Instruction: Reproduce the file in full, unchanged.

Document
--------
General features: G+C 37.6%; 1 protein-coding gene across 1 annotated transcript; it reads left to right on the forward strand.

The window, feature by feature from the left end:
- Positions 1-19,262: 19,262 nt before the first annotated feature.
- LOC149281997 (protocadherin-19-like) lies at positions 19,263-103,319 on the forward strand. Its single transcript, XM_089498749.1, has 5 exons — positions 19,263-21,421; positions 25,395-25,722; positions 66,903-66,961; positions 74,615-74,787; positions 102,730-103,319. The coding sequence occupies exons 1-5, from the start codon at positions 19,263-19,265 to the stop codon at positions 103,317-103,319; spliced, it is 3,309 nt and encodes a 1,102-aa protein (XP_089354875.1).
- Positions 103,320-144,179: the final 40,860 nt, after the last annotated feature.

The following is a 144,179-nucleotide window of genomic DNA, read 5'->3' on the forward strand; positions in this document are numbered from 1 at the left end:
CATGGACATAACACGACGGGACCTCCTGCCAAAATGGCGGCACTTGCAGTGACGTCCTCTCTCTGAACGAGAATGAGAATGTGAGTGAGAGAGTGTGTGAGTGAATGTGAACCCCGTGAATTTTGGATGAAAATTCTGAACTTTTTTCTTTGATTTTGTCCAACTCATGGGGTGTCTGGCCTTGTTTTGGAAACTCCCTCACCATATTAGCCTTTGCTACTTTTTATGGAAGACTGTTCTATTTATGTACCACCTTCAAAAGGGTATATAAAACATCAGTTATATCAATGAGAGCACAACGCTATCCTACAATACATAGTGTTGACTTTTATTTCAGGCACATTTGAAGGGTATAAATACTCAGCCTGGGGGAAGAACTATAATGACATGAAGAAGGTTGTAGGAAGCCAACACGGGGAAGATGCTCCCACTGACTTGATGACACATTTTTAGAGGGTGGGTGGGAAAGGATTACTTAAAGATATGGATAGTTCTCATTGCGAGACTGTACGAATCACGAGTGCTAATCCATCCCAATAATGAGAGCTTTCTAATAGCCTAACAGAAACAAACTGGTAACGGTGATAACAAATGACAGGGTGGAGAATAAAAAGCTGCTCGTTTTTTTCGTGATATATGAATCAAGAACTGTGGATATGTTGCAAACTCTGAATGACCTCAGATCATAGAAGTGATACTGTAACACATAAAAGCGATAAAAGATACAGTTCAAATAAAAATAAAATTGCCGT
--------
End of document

General features: G+C 37.6%; 1 protein-coding gene across 1 annotated transcript; it reads left to right on the forward strand.

The window, feature by feature from the left end:
- Positions 1-19,262: 19,262 nt before the first annotated feature.
- LOC149281997 (protocadherin-19-like) lies at positions 19,263-103,319 on the forward strand. Its single transcript, XM_089498749.1, has 5 exons — positions 19,263-21,421; positions 25,395-25,722; positions 66,903-66,961; positions 74,615-74,787; positions 102,730-103,319. The coding sequence occupies exons 1-5, from the start codon at positions 19,263-19,265 to the stop codon at positions 103,317-103,319; spliced, it is 3,309 nt and encodes a 1,102-aa protein (XP_089354875.1).
- Positions 103,320-144,179: the final 40,860 nt, after the last annotated feature.

The following is a 144,179-nucleotide window of genomic DNA, read 5'->3' on the forward strand; positions in this document are numbered from 1 at the left end:
CATGGACATAACACGACGGGACCTCCTGCCAAAATGGCGGCACTTGCAGTGACGTCCTCTCTCTGAACGAGAATGAGAATGTGAGTGAGAGAGTGTGTGAGTGAATGTGAACCCCGTGAATTTTGGATGAAAATTCTGAACTTTTTTCTTTGATTTTGTCCAACTCATGGGGTGTCTGGCCTTGTTTTGGAAACTCCCTCACCATATTAGCCTTTGCTACTTTTTATGGAAGACTGTTCTATTTATGTACCACCTTCAAAAGGGTATATAAAACATCAGTTATATCAATGAGAGCACAACGCTATCCTACAATACATAGTGTTGACTTTTATTTCAGGCACATTTGAAGGGTATAAATACTCAGCCTGGGGGAAGAACTATAATGACATGAAGAAGGTTGTAGGAAGCCAACACGGGGAAGATGCTCCCACTGACTTGATGACACATTTTTAGAGGGTGGGTGGGAAAGGATTACTTAAAGATATGGATAGTTCTCATTGCGAGACTGTACGAATCACGAGTGCTAATCCATCCCAATAATGAGAGCTTTCTAATAGCCTAACAGAAACAAACTGGTAACGGTGATAACAAATGACAGGGTGGAGAATAAAAAGCTGCTCGTTTTTTTCGTGATATATGAATCAAGAACTGTGGATATGTTGCAAACTCTGAATGACCTCAGATCATAGAAGTGATACTGTAACACATAAAAGCGATAAAAGATACAGTTCAAATAAAAATAAAATTGCCGT